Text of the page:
tyler durden’s almost here

this feels a bit like showing up late for Fight Club and missing the part where the rules are read out, going home and blogging about how great it is.

maybe some of you don’t know, but Fight Club the film as you may know it is a novel, and quintessential reading of american writer, chuck palahniuk. whichever is your preferred ingestion of this author’s work you’ll either way be giddy to hear Fight Club 2 is out at the end of may. this time it’s a graphic novel so you’ll be able to mainline the words on the page of the novel with a high ball blending of the visuals you got from the screen – that, or there’ll be too few of the author’s words on each page whilst the other half wonder where brad pitt is.

so what do we know about it? fight club 2 will be published by Dark Horse in 10 parts. in the author’s own words:

“The sequel will be told from the – at first – submerged perspective of Tyler Durden as he observes the day-to-day tedium of the narrator’s life.  Because 20th Century-Fox created the convention of calling the protagonist Jack, I’m calling him Cornelius.  He’s living a compromised life with a failing marriage, unsure about his passion for his wife.  The typical midlife bullshit.  Likewise, Marla is unsatisfied and dreams of accessing the wild man she’d once fallen in love with.  She tampers with the small pharmacy of drugs that her husband needs to suppress Tyler, and – go figure – Tyler reemerges to terrorize their lives.”

but if this is news to you, or you’re not familiar with the author’s work, you should probably re-trace his steps a bit.

palahniuk was here in manchester a year or two ago in his pyjamas, inviting his fans to come watch in their pyjamas, while he read from his new book at the time, Doomed. i was sorry to miss it, having no pyjamas.

if you’ve heard about him, or want to hear a bit more, i figure chuck palahniuk is one of those authors a reader has a personal relationship with. we all share in the vision of the films made about his books but, as with any book, you as the reader take from it what’s yours.

so, in finding my feet with blogging/ telling you why a person would like anything, i suppose really i’ll be writing a wee list of the meaning i put into such things, and you… well you can just make a note of his book titles if you like and go find out what you want from them yourself.

fight clubtyler

this is where i started, and perhaps many others did too. but it’s with good reason. it is difficult to speak of Fight Club without referencing the hugely successful film. putting the film aside, suffice it to say palahniuk’s characters and dialogue are perfectly portrayed on the screen. so if you like the twisted characters and humour of the film, their essence lies in the book. i defy anyone who trains as a boxer or martial artist to read this and tell me it’s not precisely how it feels, leaving work and all that’s familiar and placed before you, disaffected, to find the freedom and natural high of sparring before the day’s done. you’re not your job; you’re not how much money you make. readers will have tyler burden’s words coming out of their mouth every other day since their last reading.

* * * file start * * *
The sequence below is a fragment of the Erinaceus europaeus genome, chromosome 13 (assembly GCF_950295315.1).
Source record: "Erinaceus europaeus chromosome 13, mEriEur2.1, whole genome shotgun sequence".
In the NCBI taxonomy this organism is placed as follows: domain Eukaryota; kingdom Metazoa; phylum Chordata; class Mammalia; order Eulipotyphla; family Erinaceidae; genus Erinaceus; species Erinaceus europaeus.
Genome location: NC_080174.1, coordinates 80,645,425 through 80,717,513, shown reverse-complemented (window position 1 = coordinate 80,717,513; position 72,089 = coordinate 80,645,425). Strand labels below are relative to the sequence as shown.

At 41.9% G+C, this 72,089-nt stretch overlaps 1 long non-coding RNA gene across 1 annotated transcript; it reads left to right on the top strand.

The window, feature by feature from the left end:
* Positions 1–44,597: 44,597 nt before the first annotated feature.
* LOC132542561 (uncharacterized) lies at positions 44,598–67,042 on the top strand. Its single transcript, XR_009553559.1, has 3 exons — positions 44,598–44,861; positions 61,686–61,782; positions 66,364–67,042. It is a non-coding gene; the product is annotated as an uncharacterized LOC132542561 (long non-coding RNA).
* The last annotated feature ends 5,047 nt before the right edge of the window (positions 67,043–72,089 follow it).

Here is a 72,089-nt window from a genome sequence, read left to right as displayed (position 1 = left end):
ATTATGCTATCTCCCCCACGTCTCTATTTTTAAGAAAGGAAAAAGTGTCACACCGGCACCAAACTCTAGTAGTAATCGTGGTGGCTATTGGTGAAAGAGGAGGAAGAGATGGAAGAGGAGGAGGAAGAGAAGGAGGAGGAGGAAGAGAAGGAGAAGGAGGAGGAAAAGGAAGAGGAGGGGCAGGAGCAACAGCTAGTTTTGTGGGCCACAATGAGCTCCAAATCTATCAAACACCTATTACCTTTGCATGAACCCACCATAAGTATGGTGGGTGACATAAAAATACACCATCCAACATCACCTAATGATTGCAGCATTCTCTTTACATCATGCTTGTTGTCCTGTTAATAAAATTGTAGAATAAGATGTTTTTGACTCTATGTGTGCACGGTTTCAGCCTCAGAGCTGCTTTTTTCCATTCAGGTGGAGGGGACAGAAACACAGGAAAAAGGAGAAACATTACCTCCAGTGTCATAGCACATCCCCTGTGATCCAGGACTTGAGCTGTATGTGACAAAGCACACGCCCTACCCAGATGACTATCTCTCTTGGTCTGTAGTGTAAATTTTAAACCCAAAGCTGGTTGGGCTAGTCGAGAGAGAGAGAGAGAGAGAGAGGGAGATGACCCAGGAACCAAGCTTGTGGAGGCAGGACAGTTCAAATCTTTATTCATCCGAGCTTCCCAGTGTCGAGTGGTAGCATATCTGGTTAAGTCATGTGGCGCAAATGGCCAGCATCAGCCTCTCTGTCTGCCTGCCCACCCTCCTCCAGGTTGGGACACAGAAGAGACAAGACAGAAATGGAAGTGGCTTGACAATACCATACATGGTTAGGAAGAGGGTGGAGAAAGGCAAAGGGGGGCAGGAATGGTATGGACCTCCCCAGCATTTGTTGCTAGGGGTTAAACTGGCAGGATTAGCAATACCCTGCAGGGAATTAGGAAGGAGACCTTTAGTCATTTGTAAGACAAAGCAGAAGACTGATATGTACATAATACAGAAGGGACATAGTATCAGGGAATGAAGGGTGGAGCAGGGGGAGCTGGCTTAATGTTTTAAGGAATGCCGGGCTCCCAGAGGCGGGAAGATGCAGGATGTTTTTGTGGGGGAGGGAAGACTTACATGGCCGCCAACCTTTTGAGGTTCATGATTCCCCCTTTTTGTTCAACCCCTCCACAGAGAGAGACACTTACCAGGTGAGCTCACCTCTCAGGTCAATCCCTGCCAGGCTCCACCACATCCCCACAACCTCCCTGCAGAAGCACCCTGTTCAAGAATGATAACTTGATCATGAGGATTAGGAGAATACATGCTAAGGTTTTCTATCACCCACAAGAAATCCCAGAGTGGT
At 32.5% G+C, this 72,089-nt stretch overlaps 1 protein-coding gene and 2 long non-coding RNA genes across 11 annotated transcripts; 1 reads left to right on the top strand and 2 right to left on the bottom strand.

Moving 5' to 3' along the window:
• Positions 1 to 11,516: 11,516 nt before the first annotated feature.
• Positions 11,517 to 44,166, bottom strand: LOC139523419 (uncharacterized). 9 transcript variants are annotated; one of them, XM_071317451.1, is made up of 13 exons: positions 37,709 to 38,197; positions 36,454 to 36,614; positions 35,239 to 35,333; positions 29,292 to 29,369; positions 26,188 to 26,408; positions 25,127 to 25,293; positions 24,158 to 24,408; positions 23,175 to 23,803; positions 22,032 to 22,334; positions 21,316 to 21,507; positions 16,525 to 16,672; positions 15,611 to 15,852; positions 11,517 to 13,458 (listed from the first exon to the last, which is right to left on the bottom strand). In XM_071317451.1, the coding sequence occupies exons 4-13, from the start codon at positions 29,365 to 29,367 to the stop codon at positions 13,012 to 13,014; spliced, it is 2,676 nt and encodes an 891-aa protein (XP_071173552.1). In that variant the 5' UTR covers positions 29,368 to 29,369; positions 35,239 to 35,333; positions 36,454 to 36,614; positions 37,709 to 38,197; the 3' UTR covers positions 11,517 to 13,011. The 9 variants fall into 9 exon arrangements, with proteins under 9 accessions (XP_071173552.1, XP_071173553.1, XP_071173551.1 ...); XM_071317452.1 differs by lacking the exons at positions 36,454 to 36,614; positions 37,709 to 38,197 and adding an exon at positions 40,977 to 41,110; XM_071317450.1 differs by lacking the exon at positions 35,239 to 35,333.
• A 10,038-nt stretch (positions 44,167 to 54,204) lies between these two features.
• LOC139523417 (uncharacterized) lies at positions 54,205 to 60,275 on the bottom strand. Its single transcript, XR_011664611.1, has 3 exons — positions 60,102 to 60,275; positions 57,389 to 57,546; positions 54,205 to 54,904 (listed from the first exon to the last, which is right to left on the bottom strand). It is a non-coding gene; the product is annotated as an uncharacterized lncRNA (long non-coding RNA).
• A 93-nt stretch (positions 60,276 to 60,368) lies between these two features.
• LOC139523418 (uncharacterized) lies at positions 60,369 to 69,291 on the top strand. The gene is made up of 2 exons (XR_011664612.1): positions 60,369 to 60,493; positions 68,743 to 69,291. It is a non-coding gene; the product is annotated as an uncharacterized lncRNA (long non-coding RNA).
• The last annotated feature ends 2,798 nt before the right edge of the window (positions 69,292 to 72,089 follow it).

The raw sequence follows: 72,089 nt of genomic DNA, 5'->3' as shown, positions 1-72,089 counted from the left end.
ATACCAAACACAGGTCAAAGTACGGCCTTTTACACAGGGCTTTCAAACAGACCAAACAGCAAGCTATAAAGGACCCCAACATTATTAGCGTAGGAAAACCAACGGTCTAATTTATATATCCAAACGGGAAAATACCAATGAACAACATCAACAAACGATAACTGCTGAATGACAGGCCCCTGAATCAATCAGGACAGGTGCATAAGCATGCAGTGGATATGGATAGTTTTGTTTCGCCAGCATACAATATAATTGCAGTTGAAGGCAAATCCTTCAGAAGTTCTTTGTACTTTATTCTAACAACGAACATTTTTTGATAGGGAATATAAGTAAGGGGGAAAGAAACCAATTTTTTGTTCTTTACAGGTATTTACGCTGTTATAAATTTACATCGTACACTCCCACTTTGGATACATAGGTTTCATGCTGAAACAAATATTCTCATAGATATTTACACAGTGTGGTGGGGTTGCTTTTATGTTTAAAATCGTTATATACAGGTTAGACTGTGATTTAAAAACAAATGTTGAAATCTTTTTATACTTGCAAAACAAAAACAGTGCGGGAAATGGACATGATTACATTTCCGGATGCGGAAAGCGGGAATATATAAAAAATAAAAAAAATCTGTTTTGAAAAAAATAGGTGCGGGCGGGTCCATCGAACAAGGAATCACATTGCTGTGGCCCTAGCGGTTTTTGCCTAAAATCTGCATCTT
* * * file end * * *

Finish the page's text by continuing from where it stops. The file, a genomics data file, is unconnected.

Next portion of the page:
written with a similar narrative voice as Fight Club, and also made into a film, the disillusioned, disconnected will find a sort of similar home in Choke. this time, in place of the primitive, innocent freedom in violence, we follow a sex addict, discovering truths about his mother who now suffers dementia. as word perfect as Fight Club, you’ll read it in one sitting and see it in pained social situations.


here’s where i left off until the author’s latest releases. Snuff is the story of a porn star as she crowns her famed career by breaking the serial fornication world record. carried by the first person narratives of numbers in the line on their way to help make history, for me, palahnuik’s voice was already embedded as an old friend, now saying things in the bar you’re pretty sure he said when you first met. perhaps it was the world waiting for the next shocking thing from the author, to which he responded by writing without the inhibitions of hemingway’s bullshit filter. i’d give a nut to have read this before being familiar with the narratives of Fight Club and Choke. so maybe go try that and report back


following this dead emo around hell was new in many ways from the author, though not as absorbing as the first 2 on this here list. at times it tried too hard, written like an advanced creative writing student given the book’s synopsis along with the spec to write something audacious. i’m being a prick, mind, as i still say this in the context that it’s one you should go out and read. as a writer, the novel is entirely inspiring. think the wonder of The Divine Comedy with a fat emo as your guide. Doomed is the sequel; i’m saving it for later so may come back and rewrite this snide appraisal when i’m proven wrong…


let’s end with the promise if you go and look one up right now, it’s Guts from palahniuk’s short story collection, Haunted. there’s not a plot-spoiling sentence i could use here that wouldn’t make you clench a little. succinct and eloquent in its prolapsed arse-out telling, Guts is the grotesque at its most golden. like eating the most delectably sculpted plate of someone else’s intestines. go look it up, and then come back and say i told you so.

For blogs, advertising, and publishing opportunities for authors, follow jackboardman.com on Facebook and Twitter.